March 26, 2003
There has been a marked shift in the appearance of TB in Canada over the last several years, Graham said. "Sixty-two percent of the cases actually originate outside Canada," he noted. "The number of cases in Canadian-born aboriginals is now higher than in Canadian-born non-aboriginals."
Canada-wide, there were 1,703 cases of TB in 2001, for an average of 5.5 cases per 100,000 people. However, Saskatchewan's rate is double that, Graham said. "In Saskatchewan, we had 114 cases of TB and 97 of those were in the aboriginal population."
For non-aboriginals, the TB epidemic began during the Industrial Revolution. The TB epidemic among aboriginal people began when they were placed on reservations, said Graham. TB takes a long time to work through a community, which is why aboriginals are still struggling to beat the disease. TB death rates in Canada are extremely low, said Graham, due to effective medications, although vaccines offer a low protection rate.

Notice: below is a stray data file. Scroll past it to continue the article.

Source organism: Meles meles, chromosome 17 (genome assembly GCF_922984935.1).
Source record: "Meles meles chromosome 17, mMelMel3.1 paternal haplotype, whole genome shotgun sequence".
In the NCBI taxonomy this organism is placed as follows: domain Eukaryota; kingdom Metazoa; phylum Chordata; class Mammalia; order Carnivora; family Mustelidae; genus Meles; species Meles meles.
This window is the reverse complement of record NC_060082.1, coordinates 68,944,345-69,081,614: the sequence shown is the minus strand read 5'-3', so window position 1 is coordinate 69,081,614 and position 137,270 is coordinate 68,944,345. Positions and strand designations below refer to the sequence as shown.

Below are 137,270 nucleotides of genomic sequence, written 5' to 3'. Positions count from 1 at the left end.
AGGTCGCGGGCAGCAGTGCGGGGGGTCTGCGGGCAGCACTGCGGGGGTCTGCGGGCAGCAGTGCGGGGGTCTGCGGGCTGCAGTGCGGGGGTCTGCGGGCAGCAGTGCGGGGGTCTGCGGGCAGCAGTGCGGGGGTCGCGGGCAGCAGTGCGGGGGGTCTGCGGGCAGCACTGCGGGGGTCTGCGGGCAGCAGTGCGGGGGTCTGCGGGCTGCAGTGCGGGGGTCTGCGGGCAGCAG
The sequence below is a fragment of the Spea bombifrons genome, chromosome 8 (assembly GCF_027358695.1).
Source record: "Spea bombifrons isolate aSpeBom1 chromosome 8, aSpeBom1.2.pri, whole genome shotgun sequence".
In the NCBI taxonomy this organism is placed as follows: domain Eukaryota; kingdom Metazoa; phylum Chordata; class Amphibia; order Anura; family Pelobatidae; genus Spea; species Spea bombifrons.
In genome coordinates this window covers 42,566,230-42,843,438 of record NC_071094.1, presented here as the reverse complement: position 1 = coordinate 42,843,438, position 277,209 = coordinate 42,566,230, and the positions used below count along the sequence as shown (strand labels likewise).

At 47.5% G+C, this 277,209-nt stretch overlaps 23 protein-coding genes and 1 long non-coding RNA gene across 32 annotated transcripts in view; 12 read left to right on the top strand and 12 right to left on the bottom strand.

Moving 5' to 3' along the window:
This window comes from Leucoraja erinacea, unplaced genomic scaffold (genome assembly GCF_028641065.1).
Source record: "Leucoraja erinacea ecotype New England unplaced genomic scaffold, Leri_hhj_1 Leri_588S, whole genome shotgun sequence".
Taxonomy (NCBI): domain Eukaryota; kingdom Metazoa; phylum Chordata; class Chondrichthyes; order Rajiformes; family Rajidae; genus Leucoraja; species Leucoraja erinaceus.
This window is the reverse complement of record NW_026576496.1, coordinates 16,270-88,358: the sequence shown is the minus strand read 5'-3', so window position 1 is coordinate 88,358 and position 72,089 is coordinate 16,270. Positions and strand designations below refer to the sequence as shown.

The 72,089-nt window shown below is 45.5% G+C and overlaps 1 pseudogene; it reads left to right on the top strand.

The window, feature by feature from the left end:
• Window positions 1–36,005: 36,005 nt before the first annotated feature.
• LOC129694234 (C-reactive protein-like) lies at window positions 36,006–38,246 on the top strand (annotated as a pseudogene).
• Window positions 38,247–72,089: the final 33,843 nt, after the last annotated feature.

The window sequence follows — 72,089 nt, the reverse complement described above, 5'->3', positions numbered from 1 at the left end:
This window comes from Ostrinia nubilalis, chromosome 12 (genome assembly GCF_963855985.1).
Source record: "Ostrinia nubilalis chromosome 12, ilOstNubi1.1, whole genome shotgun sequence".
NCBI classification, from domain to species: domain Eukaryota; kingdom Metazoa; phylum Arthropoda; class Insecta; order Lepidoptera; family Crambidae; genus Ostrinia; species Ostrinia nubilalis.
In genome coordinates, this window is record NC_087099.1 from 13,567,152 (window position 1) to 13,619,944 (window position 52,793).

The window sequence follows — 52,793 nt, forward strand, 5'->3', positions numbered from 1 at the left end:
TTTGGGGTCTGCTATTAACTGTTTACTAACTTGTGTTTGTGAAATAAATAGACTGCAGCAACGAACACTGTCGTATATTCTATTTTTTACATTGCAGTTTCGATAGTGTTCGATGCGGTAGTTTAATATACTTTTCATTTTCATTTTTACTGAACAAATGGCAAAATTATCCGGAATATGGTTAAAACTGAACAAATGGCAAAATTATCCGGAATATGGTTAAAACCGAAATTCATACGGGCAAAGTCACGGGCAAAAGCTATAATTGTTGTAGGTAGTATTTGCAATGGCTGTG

On the international front, Graham wants Canada to take the international TB situation seriously. "Canada needs to do its share," he said. Despite the availability of life-saving drugs, this year will see the most global deaths from TB than any other year in history. "It is a global emergency. It only takes $12 to $13 Canadian [US$8-$8.83] to cure it, and still we have all these people dying," he said. Graham was attending an Ottawa meeting discussing Canada's responsibility under a three-year-old G8 agreement to fight TB.